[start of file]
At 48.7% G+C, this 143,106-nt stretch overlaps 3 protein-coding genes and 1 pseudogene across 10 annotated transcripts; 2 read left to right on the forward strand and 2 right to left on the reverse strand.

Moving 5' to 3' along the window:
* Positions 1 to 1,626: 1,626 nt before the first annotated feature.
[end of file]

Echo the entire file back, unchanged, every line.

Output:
At 48.7% G+C, this 143,106-nt stretch overlaps 3 protein-coding genes and 1 pseudogene across 10 annotated transcripts; 2 read left to right on the forward strand and 2 right to left on the reverse strand.

Moving 5' to 3' along the window:
* Positions 1 to 1,626: 1,626 nt before the first annotated feature.